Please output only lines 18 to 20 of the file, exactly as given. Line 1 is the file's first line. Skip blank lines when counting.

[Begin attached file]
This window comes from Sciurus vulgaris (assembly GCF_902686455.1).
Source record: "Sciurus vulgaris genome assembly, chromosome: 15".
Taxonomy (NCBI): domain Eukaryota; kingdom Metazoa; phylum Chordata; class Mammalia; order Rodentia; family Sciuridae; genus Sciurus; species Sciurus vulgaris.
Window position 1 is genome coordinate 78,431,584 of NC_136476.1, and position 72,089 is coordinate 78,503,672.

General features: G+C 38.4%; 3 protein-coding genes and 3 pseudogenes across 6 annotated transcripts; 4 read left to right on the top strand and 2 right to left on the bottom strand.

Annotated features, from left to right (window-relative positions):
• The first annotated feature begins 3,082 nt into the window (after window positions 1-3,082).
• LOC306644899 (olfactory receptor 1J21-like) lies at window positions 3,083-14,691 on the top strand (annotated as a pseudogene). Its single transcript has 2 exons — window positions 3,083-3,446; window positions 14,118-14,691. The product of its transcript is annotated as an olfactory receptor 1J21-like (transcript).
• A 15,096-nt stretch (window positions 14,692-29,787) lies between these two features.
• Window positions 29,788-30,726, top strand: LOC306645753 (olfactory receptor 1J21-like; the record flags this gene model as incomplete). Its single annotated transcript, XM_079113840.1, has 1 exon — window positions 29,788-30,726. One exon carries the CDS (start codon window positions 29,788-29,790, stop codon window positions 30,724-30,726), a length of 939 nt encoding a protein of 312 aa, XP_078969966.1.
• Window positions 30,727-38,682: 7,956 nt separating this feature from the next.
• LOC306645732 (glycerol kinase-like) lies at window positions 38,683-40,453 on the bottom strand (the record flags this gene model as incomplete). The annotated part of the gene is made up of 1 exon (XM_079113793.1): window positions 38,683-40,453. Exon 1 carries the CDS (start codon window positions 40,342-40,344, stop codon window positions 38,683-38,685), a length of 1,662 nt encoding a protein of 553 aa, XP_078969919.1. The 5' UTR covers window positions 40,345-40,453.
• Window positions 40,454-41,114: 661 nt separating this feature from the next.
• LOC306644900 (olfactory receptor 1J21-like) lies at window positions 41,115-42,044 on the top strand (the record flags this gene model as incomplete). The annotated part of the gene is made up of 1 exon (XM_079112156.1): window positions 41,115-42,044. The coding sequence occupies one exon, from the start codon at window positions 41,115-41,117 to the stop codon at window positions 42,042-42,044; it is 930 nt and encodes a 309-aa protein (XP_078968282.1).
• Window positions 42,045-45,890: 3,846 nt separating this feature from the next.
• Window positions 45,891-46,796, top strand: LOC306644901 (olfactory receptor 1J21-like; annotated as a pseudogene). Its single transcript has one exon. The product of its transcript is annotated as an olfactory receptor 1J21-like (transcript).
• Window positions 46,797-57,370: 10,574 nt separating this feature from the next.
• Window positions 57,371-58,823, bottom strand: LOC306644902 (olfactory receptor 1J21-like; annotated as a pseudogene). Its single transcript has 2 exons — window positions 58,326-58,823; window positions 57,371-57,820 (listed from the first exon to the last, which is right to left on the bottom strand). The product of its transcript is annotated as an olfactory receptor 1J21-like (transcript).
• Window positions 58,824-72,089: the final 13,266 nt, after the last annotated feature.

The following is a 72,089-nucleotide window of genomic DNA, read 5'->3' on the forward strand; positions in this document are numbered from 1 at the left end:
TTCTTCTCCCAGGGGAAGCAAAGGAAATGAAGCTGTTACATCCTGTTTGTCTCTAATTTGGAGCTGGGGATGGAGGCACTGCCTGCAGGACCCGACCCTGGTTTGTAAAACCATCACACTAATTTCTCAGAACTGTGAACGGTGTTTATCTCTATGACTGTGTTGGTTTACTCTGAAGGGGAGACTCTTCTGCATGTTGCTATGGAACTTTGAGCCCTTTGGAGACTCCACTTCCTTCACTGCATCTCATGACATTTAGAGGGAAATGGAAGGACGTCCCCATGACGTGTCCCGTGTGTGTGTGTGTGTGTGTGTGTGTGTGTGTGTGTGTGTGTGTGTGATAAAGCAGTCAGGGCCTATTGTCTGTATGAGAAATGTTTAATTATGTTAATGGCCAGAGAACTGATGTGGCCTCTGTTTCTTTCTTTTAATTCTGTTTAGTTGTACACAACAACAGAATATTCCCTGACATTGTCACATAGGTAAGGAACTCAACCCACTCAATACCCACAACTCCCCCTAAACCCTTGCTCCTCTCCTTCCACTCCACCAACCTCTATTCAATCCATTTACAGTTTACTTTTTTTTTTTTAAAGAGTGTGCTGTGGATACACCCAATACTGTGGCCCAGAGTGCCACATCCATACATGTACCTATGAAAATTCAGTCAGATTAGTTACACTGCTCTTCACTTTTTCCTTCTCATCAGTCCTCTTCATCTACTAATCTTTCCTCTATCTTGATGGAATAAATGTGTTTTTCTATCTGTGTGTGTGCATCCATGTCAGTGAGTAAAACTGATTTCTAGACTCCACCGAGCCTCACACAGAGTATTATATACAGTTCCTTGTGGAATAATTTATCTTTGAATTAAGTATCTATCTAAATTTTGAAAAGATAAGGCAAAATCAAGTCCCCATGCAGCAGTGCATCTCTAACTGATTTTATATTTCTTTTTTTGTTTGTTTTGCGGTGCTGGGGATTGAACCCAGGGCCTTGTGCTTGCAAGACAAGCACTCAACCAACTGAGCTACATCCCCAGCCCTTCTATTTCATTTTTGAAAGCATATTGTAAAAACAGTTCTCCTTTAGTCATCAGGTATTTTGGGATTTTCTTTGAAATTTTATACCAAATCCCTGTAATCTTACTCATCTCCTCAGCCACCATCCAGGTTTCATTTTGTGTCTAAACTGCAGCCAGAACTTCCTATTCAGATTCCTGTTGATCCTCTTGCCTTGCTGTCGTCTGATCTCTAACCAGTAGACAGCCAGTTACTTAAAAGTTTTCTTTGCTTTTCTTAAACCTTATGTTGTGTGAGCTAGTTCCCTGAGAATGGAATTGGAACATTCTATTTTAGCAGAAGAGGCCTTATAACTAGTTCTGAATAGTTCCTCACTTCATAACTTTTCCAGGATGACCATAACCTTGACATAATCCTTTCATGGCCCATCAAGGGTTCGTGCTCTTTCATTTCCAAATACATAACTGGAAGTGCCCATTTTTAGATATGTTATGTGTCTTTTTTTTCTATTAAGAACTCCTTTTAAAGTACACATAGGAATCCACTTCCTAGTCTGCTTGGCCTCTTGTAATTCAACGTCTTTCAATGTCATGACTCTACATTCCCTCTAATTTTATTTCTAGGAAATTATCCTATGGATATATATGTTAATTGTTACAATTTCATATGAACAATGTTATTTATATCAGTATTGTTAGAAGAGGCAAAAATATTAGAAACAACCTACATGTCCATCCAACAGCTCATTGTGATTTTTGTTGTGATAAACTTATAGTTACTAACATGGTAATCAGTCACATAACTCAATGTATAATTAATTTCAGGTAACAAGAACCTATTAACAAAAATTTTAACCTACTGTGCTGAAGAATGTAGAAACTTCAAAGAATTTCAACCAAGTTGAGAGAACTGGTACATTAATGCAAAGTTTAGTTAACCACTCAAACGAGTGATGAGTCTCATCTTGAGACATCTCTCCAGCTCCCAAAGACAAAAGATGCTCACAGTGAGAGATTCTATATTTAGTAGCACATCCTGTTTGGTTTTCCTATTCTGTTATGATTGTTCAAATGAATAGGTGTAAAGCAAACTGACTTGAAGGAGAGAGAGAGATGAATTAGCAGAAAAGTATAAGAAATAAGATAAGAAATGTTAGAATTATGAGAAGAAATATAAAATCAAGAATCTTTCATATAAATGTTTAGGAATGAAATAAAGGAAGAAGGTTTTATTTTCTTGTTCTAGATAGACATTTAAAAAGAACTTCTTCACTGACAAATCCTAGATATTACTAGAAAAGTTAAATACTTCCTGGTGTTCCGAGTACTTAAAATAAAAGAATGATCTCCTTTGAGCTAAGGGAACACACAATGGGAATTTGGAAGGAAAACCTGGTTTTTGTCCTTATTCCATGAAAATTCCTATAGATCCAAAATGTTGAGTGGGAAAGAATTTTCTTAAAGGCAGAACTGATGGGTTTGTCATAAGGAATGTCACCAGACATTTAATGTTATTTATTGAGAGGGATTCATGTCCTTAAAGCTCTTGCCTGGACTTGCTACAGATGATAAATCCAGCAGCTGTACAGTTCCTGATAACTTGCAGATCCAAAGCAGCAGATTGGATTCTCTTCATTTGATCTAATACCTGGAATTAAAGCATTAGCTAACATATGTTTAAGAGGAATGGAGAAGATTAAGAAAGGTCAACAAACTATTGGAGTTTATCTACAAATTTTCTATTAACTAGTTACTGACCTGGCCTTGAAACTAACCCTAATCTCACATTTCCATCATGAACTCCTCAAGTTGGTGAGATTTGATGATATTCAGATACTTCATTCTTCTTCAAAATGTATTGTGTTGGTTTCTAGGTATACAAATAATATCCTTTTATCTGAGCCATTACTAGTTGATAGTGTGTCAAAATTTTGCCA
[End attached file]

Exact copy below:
• Window positions 57,371-58,823, bottom strand: LOC306644902 (olfactory receptor 1J21-like; annotated as a pseudogene). Its single transcript has 2 exons — window positions 58,326-58,823; window positions 57,371-57,820 (listed from the first exon to the last, which is right to left on the bottom strand). The product of its transcript is annotated as an olfactory receptor 1J21-like (transcript).
• Window positions 58,824-72,089: the final 13,266 nt, after the last annotated feature.

The following is a 72,089-nucleotide window of genomic DNA, read 5'->3' on the forward strand; positions in this document are numbered from 1 at the left end: